Luka Doncic #77 and Tim Hardaway Jr. #11 of the...

Luka Doncic #77 and Tim Hardaway Jr. #11 of the Dallas Mavericks defend against Jalen Brunson #11 of the New York Knicks during the second half at Madison Square Garden on Saturday, Dec. 3, 2022. Credit: Jim McIsaac

It was supposed to be the reunion game for Jalen Brunson on Saturday as the Knicks faced the Dallas Mavericks, the team with which he spent four seasons  before bolting in free agency for New York. But much of the crowd, with Luka Doncic jerseys sprinkled through the stands, was here to root on the Dallas star still in place.

But the cheers and MVP chants for Doncic were drowned out in the second half by the grumbling of disgruntled Knicks fans. A one-sided third quarter with all the usual culprits — three-pointers raining down on them, lack of effort and intensity and an inability to find any answers for Doncic — turned this into a referendum on just how much work the Knicks' front office has to do.

Doncic again put on display the lack of star power the Knicks have, but that disjointed roster was unable to  compete even on its home court on this day. And did we mention that the star that could have been, Donovan Mitchell, arrives Sunday evening with the Cavaliers?

The Knicks saw a 15-point second-quarter lead disappear under an avalanche of Doncic highlights and Dallas three-point field goals in a 41-15 third quarter, and they fell behind by as many as 32 points en route to a 121-100 loss.

Doncic and Tim Hardaway Jr. totaled 36 points and 14-for-18 shooting in the third quarter, including 8-for-11 from three-point range.  The Mavericks (11-11) turned a 38-23 deficit into a 116-84 lead, outscoring the Knicks 93-46 in the span of just under 28 minutes. Dallas shot 24-for-61 from outside the arc, the most three-point attempts ever allowed by the Knicks.

Midway through the fourth quarter,  Knicks coach Tom Thibodeau emptied the bench.There were no answers and it was hard to find a place where you could not place blame for this miserable performance. While the lack of a star is obvious — and the performance of stars against them a loud, thumping reminder almost on a nightly basis — the lack of effort and intensity is what really set off an alarm.

“Got to give them credit,” said Brunson, who finished with 13 points, three assists and three turnovers. “They just wanted it more. That’s just it. They just wanted it more.

“I mean it definitely is concerning. I think that’s something that can be fixed. Just our intensity, attention to detail, all that stuff — that’s something that can be fixed. That’s something we can control. We just have to control what we can control and just go out there and give it our all.”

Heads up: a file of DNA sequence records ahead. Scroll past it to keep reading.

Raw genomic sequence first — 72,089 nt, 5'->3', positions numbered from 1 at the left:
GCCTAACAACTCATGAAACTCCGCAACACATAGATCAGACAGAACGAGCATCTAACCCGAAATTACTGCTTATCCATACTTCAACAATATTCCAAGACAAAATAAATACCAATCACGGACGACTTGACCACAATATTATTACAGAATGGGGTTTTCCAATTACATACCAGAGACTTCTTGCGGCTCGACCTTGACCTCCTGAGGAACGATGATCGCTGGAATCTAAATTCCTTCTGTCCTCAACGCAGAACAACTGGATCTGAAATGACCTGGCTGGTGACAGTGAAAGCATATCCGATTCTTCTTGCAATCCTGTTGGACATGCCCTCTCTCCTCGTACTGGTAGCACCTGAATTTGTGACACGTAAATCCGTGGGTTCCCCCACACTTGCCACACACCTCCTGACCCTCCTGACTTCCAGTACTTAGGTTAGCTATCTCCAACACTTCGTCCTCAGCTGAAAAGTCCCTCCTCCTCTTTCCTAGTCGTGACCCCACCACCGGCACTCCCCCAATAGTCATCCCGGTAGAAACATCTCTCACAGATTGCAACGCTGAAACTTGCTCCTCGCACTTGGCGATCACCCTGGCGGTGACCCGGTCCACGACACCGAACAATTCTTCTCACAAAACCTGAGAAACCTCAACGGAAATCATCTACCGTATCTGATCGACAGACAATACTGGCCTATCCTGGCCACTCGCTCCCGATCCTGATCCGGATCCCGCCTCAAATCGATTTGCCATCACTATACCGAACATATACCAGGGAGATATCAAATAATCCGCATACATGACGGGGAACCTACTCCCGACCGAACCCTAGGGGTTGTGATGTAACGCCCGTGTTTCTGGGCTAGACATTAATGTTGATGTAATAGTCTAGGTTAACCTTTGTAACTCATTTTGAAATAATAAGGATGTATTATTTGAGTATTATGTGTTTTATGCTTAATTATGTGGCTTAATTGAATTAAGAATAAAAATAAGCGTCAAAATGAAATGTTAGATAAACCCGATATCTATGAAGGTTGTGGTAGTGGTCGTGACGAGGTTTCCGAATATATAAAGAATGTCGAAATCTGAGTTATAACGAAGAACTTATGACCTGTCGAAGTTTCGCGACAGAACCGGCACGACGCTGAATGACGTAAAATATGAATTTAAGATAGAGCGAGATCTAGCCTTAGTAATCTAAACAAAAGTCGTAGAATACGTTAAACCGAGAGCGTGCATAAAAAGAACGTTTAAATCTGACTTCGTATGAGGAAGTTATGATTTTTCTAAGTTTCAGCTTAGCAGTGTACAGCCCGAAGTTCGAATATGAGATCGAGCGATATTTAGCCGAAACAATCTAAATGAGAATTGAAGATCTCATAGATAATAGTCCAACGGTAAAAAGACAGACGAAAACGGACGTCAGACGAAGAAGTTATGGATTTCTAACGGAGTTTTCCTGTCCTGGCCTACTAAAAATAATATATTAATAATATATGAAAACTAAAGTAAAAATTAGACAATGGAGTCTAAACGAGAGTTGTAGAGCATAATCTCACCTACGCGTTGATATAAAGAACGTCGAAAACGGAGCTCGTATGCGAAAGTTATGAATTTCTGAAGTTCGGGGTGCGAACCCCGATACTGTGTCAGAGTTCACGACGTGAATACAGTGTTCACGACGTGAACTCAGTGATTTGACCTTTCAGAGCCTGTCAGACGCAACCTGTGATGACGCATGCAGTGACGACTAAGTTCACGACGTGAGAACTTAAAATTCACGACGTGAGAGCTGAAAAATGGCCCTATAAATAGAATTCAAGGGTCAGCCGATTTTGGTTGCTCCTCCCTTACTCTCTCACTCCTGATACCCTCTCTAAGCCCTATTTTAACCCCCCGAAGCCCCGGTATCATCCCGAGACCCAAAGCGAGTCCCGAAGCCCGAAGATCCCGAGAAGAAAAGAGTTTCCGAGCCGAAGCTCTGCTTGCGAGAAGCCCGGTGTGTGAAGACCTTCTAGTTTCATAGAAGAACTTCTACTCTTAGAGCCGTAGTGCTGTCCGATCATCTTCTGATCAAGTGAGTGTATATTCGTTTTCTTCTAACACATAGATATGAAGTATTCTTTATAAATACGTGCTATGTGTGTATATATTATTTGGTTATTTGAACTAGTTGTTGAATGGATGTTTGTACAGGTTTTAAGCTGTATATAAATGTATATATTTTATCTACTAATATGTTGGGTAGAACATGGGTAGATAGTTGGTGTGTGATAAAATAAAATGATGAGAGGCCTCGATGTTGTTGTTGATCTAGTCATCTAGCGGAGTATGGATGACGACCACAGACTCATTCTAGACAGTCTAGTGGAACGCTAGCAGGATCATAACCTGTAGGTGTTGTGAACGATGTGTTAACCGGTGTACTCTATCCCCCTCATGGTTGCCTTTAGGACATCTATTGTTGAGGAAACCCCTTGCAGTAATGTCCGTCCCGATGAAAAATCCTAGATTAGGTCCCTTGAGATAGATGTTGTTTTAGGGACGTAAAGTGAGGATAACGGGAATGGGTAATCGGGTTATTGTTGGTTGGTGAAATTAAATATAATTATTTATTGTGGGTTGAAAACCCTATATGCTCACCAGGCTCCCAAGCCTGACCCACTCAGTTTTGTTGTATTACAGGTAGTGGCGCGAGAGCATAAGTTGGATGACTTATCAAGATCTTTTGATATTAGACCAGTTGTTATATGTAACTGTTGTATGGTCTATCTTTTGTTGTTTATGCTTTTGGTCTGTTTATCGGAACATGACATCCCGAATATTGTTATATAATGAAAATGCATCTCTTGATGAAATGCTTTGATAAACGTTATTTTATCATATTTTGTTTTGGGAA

Brunson was quick to pin the blame on himself and his teammates rather than the coach.

“I think Coach Thibs has done a great job,” he said. “He’s been able to put us in positions where we need to succeed. I think he knows where to put those puzzle pieces. It’s just on us to actually execute and do things. So it’s just — I know he’s going to get a lot of the blame, guys are going to get some of the blame. It’s on us. We’re the players out there not battling. It’s his job to put us in positions, which he’s done.”

The Knicks somehow have lost seven of eight at home around reputable performances on the road. The five-game western trip that ended with a 3-2 record seemed to provide some hope that this team could put together something as a whole that is more than the parts would indicate, but a day like Saturday erases that belief.

It wasn’t just Doncic with 30 points, eight rebounds and seven assists who did the damage.  Hardaway finished with 28 points in 27:42 and provided a reminder that he was dealt along with Kristaps Porzingis in a salary cap- clearing move to bring in stars — a dream that has proved hollow. The Knicks (10-13) are left to compete with a roster that is composed mostly of assets the team is hoping to deal for that elusive star.

Julius Randle scored 21 of his 24 points in the first half, but there really was nothing else for Knicks fans to cheer about, other than Immanuel Quickley scoring 14 of his 23 points in the fourth quarter. 

Thibodeau remained steadfast in what they have, trying to keep up with the more talented teams in high-scoring shootouts.

“Well, you look at it in totality in terms of, does this give us the best chance to win, and I think it does,” Thibodeau said. “The bounce of the ball goes a different way, there’s probably three or four more wins. Over the course of a season, you’ve got to believe that it works itself out. I want us doing the right things each and every day. Trust what we’re doing. Keep working at it. When we fall short, we’re disappointed, but be more determined the next time and learn from it, grow. And we have a lot of young guys that will get better as we go along. So stay the course, be strong-minded, be determined and every night, just look at the scores. There’s crazy scores every night.”


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